Adjacent to the above group of buildings is the J. Curtis McKinney II Student Union/Gymnasium, completed in 1982. The east wing of the building offers a full-sized gymnasium, an auxiliary gym, and racquetball courts. The west wing of the building houses a snack bar, a large multi-purpose room, a television lounge, the Pitt-Titusville Book Center, the Student Affairs Office and the UPT Health Center, as well as several classrooms and administrative offices. In 2013, a $4.6 million, 8,100-square-foot (750 m2) addition to the McKinney Student Union was opened that houses a new dining facility with multiple food stations. The new dining hall has received several awards from the local community.
Behind the student union/gymnasium is UPT’s newest and largest residence facility, Spruce Street Residence Hall, completed in 1988.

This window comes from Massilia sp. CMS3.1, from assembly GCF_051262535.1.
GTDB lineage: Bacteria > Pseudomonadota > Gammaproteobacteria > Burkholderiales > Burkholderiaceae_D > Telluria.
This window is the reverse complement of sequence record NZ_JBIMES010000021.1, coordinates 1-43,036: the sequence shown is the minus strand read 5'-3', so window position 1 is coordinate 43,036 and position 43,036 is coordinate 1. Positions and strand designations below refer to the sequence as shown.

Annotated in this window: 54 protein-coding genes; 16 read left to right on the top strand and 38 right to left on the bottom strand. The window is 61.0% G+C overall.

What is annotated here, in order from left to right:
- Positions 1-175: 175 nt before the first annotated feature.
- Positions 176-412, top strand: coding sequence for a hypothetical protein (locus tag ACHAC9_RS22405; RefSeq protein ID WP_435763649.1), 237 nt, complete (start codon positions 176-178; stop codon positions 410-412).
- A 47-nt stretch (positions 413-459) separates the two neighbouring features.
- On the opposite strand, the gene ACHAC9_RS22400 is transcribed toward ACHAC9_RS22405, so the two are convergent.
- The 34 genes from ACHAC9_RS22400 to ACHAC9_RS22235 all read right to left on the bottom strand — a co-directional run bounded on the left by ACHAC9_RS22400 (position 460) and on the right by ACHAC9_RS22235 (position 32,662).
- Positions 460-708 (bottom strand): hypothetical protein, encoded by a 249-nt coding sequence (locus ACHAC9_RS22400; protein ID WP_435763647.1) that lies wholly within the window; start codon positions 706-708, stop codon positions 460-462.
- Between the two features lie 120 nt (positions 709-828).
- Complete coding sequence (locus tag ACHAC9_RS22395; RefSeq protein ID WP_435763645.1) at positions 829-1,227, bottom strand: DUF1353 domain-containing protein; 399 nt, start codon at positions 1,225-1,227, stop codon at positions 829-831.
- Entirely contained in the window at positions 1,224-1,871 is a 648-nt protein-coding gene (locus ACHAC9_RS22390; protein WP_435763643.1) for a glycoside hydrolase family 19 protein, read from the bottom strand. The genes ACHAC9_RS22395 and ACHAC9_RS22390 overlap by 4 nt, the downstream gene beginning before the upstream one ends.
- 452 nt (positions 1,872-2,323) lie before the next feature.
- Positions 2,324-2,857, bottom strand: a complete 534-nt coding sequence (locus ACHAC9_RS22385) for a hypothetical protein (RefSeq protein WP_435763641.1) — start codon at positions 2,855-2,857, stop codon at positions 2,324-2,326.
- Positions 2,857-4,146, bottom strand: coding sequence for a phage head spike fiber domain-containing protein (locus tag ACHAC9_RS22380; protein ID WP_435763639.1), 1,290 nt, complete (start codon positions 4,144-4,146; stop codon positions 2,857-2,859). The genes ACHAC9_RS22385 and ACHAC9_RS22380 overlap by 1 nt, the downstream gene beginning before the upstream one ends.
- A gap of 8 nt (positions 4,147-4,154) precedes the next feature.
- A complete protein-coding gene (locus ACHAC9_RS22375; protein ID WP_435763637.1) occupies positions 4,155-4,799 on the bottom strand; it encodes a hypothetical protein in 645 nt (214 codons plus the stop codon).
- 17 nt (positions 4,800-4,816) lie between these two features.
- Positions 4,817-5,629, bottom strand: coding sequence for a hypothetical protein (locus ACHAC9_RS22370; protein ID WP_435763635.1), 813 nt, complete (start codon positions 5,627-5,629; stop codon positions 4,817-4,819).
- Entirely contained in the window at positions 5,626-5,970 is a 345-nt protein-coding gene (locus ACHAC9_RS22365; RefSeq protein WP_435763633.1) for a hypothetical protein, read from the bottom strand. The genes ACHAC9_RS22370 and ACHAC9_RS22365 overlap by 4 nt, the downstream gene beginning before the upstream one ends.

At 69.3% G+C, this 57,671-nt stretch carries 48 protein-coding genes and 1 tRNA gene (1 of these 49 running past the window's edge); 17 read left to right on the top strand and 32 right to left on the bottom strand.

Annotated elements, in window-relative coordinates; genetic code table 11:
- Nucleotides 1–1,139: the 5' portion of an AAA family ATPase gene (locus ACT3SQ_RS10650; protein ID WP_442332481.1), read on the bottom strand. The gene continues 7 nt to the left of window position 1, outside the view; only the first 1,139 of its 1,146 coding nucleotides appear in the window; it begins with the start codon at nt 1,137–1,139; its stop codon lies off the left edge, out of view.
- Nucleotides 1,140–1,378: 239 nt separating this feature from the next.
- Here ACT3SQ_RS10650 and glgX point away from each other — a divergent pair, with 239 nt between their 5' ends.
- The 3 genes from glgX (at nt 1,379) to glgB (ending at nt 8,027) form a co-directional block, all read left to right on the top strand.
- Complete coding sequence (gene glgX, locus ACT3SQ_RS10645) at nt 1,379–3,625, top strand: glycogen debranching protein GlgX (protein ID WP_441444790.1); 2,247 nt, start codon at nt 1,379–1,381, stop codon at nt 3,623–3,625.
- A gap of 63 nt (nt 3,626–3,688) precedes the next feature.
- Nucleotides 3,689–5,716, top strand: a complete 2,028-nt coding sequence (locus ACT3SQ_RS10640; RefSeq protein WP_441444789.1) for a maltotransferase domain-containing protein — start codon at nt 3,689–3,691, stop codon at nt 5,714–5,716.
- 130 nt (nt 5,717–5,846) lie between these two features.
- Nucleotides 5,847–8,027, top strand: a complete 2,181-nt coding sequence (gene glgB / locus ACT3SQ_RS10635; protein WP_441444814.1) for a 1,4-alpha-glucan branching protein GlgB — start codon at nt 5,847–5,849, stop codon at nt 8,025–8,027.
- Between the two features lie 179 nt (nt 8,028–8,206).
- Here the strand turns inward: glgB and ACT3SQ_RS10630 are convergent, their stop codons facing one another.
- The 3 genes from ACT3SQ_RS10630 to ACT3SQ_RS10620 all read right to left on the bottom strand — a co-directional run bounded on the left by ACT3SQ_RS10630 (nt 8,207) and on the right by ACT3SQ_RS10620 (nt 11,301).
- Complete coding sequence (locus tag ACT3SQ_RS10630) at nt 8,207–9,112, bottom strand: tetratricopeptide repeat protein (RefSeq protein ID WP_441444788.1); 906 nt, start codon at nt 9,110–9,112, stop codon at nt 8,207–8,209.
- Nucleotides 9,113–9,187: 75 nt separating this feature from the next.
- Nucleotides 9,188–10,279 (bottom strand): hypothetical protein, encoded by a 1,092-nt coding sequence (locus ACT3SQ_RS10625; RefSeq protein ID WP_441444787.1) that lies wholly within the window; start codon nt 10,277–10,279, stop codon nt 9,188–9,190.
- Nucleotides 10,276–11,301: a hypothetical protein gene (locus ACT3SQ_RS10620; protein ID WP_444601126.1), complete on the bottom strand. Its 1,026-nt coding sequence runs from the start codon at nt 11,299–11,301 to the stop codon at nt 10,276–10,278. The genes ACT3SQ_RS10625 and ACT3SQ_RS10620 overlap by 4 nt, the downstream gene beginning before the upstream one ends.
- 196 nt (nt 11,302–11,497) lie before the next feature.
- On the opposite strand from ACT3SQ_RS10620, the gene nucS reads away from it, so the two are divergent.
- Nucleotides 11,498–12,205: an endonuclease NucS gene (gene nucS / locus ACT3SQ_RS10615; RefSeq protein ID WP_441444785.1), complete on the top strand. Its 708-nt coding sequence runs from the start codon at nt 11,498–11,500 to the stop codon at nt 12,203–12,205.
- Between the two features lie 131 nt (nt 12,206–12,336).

Two additional residence facilities lie one block east of the center of campus and adjacent to Burgess Park. The Joe M. Ball Residence Hall provides single and double rooms while the UPT Town Houses provide apartment-style living arrangements.
Pitt-Titusville offers 13 associate degrees and over 100 relocation and transfer programs for students wishing to pursue a baccalaureate degree. Pre-professional programs are available in dentistry, engineering, health-related professions, medicine, and pharmacy.
The University of Pittsburgh at Titusville, known athletically as the Panthers, fields two intercollegiate athletic teams, men's and women's basketball, which compete in the Western Pennsylvania Athletic Association. The women's basketball team has been particularly successful. In its first two years of existence, the 2004-05 and 2005-06 seasons, they won their conference and went on to claim the state championship by winning the Pennsylvania Collegiate Athletic Association. The women also finished ranked 23rd in the nation in the United States Collegiate Athletic Association in 2010. The school also sponsors a co-ed cheerleading team. Multiple intramural sports are also offered throughout the year. Starting in the fall of 2015, the school will have a women's volleyball team.